Variation.—Variation in measurements is given in Table10. See Fig. 63 View FIGURE 63 for colouration in life and its variation. A light vertebral line can be present. There is weak sexual size dimorphism (confirmed male SVL 28.0– 31.6 mm [n = 5] vs confirmed female SVL 30.5–35.8 mm [n = 2]; one further female, ZSM 184/2021, measures only 19.3 mm but we hypothesize it is an immature specimen). Males have a slightly larger tympanum than females (HTD/ED ratio is 60–70% in females, 69–79% in males). Femoral glands of males in life are not documented. Females, both in preservative as in life ( Fig. 63c View FIGURE 63 ) have a distinct pattern of two distinct gland rudiments next to each other which almost certainly explains the species name.

Natural history.—Males call during the day and night from flooding zones of small forest streams.

Calls.— The advertisement call of M. biporus recorded at Betampona on 31 October 2007 at 20:00 h, 19°C air temperature ( Rosa et al. 2011: track 34), consisted of a short, regularly pulsed note ( Fig. 64 View FIGURE 64 ), emitted in regular series at very fast succession. Slight amplitude modulation was present, with relative amplitude increasing from the beginning of the call, reaching its maximum approximately at the last third of the note’s duration. Calls in call series tended to become louder and longer from the beginning to the end of a series. Numerical parameters of 45 analysed calls of two individuals were as follows: call duration (= note duration) 93–132 ms (109.7 ± 11.2 ms); 15–21 pulses per note (17.4 ± 1.8); pulse duration 4–5 ms (4.7 ± 0.5); pulse repetition rate within notes 130.4–210.5 pulses/s (165.8 ± 27.9); dominant frequency 832–997 Hz (884 ± 61 Hz); prevalent bandwidth 400–3000 Hz; call repetition rate (= note repetition rate) within regular series ca 300–360 calls/min. Call series (n = 4) had a duration of 2290–5875 ms.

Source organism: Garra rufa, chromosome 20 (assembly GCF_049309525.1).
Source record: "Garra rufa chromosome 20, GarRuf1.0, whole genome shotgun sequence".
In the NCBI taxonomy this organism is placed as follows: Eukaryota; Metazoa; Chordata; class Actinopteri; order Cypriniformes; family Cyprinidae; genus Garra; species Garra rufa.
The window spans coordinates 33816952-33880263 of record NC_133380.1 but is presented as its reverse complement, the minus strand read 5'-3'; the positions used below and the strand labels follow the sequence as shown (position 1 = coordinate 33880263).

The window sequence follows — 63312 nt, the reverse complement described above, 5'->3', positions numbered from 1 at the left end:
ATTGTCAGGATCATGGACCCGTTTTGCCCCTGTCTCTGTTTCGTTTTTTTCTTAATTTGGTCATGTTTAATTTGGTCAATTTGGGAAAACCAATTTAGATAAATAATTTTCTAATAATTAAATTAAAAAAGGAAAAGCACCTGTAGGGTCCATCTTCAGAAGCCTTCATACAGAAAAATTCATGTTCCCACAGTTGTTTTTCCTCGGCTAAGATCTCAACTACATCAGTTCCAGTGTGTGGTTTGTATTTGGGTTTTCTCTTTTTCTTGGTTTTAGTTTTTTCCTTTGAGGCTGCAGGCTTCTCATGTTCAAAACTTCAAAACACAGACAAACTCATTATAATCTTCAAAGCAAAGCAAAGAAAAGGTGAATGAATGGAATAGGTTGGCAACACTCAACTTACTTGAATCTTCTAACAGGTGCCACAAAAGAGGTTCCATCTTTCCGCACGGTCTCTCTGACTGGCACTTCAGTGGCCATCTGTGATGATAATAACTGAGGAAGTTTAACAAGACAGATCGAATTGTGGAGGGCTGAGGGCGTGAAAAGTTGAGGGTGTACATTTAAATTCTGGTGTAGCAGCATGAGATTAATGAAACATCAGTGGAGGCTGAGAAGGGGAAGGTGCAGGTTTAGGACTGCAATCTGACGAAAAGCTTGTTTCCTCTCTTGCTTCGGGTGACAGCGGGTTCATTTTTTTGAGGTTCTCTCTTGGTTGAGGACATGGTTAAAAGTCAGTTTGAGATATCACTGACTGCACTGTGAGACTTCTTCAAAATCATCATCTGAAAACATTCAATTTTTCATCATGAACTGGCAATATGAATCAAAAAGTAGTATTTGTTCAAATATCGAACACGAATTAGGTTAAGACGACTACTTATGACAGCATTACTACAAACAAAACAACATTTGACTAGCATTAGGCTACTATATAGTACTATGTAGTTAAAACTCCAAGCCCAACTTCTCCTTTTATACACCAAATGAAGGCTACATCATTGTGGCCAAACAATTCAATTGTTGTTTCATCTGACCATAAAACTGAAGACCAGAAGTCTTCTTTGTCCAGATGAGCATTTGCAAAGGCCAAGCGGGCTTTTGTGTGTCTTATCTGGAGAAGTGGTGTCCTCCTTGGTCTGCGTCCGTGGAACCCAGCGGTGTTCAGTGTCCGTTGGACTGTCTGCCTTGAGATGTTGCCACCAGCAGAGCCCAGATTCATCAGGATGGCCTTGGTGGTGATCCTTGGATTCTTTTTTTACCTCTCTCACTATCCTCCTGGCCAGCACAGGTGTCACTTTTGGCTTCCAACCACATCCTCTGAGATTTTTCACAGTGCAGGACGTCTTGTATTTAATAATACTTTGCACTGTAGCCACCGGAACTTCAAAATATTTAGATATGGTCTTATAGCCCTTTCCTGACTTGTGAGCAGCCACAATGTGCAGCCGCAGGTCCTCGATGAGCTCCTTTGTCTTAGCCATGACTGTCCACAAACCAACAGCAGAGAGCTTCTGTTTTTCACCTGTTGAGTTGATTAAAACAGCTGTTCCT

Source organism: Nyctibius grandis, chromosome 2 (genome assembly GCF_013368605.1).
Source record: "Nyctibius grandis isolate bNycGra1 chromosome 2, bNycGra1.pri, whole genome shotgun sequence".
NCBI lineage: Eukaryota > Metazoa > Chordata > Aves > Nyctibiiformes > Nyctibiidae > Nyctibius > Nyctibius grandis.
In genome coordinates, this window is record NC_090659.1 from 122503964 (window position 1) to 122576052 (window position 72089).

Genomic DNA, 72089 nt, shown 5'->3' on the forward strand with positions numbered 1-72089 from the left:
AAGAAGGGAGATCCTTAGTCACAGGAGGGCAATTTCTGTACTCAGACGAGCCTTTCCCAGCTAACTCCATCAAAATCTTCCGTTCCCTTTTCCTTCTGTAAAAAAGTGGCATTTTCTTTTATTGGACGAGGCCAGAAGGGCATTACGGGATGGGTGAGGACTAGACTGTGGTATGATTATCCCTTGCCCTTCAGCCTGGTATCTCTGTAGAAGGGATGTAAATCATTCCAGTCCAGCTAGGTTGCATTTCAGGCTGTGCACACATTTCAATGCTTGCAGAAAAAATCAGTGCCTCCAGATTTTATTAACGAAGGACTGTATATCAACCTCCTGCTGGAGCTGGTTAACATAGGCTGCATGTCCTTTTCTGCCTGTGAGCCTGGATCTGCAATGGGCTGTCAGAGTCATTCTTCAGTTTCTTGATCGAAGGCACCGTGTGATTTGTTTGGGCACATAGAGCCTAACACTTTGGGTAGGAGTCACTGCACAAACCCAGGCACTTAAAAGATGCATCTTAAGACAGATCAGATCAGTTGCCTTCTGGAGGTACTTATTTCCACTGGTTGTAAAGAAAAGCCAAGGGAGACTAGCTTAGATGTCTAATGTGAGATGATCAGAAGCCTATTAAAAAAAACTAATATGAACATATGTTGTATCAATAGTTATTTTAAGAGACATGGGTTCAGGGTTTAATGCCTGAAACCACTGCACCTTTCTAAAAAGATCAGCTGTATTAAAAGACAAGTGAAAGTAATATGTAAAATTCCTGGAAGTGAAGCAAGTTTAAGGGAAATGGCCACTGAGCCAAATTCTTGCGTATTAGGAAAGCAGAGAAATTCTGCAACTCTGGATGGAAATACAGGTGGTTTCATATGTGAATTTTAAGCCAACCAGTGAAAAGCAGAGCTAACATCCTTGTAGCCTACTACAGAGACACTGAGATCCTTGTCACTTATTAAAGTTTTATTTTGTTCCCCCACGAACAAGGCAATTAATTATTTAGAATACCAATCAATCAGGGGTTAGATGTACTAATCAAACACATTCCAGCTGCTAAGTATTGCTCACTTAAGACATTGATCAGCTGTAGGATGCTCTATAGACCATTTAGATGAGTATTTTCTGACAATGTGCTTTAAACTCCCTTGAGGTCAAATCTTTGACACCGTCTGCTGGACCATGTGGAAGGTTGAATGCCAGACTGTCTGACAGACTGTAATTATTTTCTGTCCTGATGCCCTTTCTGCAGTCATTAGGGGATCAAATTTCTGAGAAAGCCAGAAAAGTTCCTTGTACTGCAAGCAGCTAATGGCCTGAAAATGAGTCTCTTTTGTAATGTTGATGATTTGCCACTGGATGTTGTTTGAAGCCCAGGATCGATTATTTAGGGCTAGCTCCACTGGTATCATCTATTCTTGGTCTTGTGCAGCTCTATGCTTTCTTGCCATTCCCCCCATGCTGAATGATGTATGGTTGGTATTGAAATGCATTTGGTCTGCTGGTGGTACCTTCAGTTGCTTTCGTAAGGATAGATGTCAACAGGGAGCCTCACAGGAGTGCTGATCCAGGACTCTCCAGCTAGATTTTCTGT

Tadpoles.— The tadpole of this species has not been described. The tadpole described under this name by Knoll et al. (2007) refers to M. inaudax bona species, see below.

Distribution.— Endemic to low-elevation rainforest in the Northern Central East ( Fig. 7 View FIGURE 7 ). This species is known from An’Ala and Betampona. The type locality cannot currently be narrowed down. Elevation range: 190–840 m a.s.l.

Etymology.— Latin noun in apposition meaning ‘double pores’, presumably in reference to the femoral glands of this species where especially in females, two separate gland rudiments are visible.


United Kingdom, London, The Natural History Museum [formerly British Museum (Natural History)]


Germany, Muenchen [= Munich], Zoologische Staatssammlung


Italy, Torino, Museo Regionale di Scienze Naturali